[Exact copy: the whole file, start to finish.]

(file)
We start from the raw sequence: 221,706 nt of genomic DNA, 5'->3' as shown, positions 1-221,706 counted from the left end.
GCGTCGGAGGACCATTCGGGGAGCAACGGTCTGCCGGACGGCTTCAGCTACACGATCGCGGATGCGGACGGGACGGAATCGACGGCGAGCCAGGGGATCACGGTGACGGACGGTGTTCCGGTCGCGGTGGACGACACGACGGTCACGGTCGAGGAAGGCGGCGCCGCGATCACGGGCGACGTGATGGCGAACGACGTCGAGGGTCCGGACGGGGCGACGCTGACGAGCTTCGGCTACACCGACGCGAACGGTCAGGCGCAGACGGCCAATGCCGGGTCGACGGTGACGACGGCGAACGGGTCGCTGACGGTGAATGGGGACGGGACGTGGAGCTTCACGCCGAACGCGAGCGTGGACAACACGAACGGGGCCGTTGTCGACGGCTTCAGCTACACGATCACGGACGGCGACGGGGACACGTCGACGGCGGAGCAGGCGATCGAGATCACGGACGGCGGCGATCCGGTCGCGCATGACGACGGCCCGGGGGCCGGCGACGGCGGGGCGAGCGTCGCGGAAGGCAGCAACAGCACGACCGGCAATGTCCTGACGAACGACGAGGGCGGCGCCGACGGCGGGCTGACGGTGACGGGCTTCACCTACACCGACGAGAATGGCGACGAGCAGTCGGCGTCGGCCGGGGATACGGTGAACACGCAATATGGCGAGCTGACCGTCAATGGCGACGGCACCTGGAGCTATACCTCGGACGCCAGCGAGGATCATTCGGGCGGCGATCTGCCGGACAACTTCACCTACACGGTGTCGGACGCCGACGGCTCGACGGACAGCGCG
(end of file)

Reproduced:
We start from the raw sequence: 221,706 nt of genomic DNA, 5'->3' as shown, positions 1-221,706 counted from the left end.
GCGTCGGAGGACCATTCGGGGAGCAACGGTCTGCCGGACGGCTTCAGCTACACGATCGCGGATGCGGACGGGACGGAATCGACGGCGAGCCAGGGGATCACGGTGACGGACGGTGTTCCGGTCGCGGTGGACGACACGACGGTCACGGTCGAGGAAGGCGGCGCCGCGATCACGGGCGACGTGATGGCGAACGACGTCGAGGGTCCGGACGGGGCGACGCTGACGAGCTTCGGCTACACCGACGCGAACGGTCAGGCGCAGACGGCCAATGCCGGGTCGACGGTGACGACGGCGAACGGGTCGCTGACGGTGAATGGGGACGGGACGTGGAGCTTCACGCCGAACGCGAGCGTGGACAACACGAACGGGGCCGTTGTCGACGGCTTCAGCTACACGATCACGGACGGCGACGGGGACACGTCGACGGCGGAGCAGGCGATCGAGATCACGGACGGCGGCGATCCGGTCGCGCATGACGACGGCCCGGGGGCCGGCGACGGCGGGGCGAGCGTCGCGGAAGGCAGCAACAGCACGACCGGCAATGTCCTGACGAACGACGAGGGCGGCGCCGACGGCGGGCTGACGGTGACGGGCTTCACCTACACCGACGAGAATGGCGACGAGCAGTCGGCGTCGGCCGGGGATACGGTGAACACGCAATATGGCGAGCTGACCGTCAATGGCGACGGCACCTGGAGCTATACCTCGGACGCCAGCGAGGATCATTCGGGCGGCGATCTGCCGGACAACTTCACCTACACGGTGTCGGACGCCGACGGCTCGACGGACAGCGCG